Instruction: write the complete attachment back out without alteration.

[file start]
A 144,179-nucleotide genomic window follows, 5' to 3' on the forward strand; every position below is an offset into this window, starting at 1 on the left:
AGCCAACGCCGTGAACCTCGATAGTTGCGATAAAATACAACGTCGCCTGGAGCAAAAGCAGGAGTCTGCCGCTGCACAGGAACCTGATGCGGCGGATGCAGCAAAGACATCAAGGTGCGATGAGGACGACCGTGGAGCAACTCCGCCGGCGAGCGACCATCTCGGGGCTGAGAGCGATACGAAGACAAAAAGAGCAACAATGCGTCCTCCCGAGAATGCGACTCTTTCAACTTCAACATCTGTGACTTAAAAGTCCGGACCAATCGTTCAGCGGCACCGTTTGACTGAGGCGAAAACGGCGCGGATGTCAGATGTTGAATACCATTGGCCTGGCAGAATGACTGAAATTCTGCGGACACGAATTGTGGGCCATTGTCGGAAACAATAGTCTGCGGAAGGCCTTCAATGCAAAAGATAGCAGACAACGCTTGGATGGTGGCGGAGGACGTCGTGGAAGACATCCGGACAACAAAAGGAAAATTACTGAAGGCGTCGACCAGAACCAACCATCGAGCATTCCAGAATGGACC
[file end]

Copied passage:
A 144,179-nucleotide genomic window follows, 5' to 3' on the forward strand; every position below is an offset into this window, starting at 1 on the left:
AGCCAACGCCGTGAACCTCGATAGTTGCGATAAAATACAACGTCGCCTGGAGCAAAAGCAGGAGTCTGCCGCTGCACAGGAACCTGATGCGGCGGATGCAGCAAAGACATCAAGGTGCGATGAGGACGACCGTGGAGCAACTCCGCCGGCGAGCGACCATCTCGGGGCTGAGAGCGATACGAAGACAAAAAGAGCAACAATGCGTCCTCCCGAGAATGCGACTCTTTCAACTTCAACATCTGTGACTTAAAAGTCCGGACCAATCGTTCAGCGGCACCGTTTGACTGAGGCGAAAACGGCGCGGATGTCAGATGTTGAATACCATTGGCCTGGCAGAATGACTGAAATTCTGCGGACACGAATTGTGGGCCATTGTCGGAAACAATAGTCTGCGGAAGGCCTTCAATGCAAAAGATAGCAGACAACGCTTGGATGGTGGCGGAGGACGTCGTGGAAGACATCCGGACAACAAAAGGAAAATTACTGAAGGCGTCGACCAGAACCAACCATCGAGCATTCCAGAATGGACC